A few months after Whistler I signed up for IM Arizona 2017 with my training partner. I was excited pressing that “register” button at exactly noon on the date registration opened – I loved who I was when I was training for Whistler and I couldn’t wait to be back in the Ironman bubble again, as all of the other things that were on my plate at that time (such as negotiating the separation from my husband) because so much more manageable, and at such a chaotic time in my life, IM was something that was mine, something I could do, it was my escape from the realities of day-to-day life, and I found so much comfort in it. Whistler was my 40th birthday present to myself, and I was committed to proving to myself that, truly, anything is possible. I remember feeling so fiercely proud of myself as I hobbled the run course and as I crossed that finish line – for all and everyone that had gone into getting me there.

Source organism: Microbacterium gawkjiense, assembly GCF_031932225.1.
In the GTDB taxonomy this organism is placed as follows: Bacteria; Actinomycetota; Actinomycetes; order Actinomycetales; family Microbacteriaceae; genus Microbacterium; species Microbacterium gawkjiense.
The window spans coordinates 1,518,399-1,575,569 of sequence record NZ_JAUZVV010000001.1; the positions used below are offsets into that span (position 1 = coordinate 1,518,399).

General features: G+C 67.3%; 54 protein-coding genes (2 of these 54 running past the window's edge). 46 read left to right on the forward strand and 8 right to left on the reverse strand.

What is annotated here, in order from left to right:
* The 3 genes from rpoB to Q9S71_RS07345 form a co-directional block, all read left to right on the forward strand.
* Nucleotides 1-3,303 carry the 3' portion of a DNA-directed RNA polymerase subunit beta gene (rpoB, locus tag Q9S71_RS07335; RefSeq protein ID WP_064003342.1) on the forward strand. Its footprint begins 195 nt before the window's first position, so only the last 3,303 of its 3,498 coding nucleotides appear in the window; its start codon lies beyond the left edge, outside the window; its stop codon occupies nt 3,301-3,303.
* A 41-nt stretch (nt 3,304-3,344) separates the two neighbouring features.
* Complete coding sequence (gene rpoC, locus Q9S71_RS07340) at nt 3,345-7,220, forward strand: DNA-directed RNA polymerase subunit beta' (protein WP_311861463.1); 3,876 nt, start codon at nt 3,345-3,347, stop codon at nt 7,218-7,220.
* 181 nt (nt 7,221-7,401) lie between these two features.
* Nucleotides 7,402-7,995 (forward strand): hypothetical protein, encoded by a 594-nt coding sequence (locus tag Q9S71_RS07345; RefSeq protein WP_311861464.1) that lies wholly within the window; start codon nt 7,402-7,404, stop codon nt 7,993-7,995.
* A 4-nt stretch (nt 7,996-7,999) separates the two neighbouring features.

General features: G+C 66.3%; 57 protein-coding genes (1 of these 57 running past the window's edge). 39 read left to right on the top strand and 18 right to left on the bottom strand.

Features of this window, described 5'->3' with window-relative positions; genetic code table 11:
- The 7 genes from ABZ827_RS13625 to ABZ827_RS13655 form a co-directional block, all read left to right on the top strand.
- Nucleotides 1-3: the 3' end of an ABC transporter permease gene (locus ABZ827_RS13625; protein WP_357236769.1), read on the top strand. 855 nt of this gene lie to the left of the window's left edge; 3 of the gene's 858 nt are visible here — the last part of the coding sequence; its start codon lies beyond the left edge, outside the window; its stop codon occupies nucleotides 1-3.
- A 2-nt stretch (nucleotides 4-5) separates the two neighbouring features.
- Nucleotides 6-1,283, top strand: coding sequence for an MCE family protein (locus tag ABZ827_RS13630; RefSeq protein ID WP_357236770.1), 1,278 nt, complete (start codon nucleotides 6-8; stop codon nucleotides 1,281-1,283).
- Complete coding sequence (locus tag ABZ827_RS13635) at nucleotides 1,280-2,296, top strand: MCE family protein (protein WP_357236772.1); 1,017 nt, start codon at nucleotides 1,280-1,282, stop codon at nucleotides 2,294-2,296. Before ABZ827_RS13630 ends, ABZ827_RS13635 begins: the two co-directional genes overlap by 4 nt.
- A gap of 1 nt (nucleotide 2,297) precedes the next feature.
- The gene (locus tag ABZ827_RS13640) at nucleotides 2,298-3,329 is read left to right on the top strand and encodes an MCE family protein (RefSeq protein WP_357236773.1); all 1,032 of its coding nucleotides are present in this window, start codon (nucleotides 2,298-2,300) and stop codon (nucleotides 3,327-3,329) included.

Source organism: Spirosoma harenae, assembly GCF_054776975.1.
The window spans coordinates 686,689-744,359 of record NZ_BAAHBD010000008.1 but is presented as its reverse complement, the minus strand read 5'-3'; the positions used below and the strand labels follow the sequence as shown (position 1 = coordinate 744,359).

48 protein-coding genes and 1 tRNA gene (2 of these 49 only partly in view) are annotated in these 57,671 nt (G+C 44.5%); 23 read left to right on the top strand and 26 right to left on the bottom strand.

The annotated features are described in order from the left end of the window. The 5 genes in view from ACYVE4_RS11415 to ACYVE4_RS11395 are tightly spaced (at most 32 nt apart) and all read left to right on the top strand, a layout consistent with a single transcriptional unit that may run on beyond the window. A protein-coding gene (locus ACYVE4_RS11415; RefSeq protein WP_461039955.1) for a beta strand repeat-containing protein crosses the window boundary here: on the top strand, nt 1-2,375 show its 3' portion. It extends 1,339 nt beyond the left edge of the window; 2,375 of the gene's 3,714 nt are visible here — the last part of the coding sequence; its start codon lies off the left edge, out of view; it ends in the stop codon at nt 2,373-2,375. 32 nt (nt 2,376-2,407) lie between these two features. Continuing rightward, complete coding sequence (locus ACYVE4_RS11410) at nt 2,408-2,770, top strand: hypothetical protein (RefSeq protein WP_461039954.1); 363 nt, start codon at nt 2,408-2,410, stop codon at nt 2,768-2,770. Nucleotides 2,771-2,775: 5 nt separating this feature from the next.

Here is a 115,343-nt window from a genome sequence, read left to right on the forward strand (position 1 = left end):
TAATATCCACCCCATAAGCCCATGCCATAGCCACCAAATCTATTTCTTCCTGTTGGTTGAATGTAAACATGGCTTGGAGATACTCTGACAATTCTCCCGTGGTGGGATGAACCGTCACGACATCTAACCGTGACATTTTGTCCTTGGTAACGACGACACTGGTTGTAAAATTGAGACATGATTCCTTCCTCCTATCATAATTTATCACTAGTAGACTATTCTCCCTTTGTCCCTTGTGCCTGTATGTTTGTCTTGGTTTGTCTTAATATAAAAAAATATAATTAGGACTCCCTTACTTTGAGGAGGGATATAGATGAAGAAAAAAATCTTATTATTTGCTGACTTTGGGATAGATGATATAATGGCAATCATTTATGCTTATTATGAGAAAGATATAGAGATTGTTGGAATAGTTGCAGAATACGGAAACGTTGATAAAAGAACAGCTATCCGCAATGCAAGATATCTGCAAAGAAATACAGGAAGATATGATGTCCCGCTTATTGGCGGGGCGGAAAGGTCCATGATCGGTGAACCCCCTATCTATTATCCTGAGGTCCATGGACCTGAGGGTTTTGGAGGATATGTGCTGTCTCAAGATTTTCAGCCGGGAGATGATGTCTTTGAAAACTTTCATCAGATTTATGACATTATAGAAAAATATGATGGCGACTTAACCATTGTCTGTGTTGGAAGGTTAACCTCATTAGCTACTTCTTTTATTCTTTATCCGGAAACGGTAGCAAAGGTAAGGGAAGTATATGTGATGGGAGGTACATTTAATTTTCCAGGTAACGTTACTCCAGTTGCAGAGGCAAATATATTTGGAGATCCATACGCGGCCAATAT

Training for and racing IMAZ just over a year later was a very (very) different experience.
I was living a different reality as training for IMAZ got started – I was no longer living with my ex-husband, and with my kiddos live with me 90% of the time I found myself responsible for the bulk of child care. Training was no longer a welcome place that I could retreat into to avoid the stresses of home life – instead, it because an additional demand when I was already carrying more than I had before. I questioned whether I could do it, and on several occasions I felt that I had no choice but to pack it in. Procrastination, guilt, sadness, exhaustion, and resignation were my almost constant companions during those days.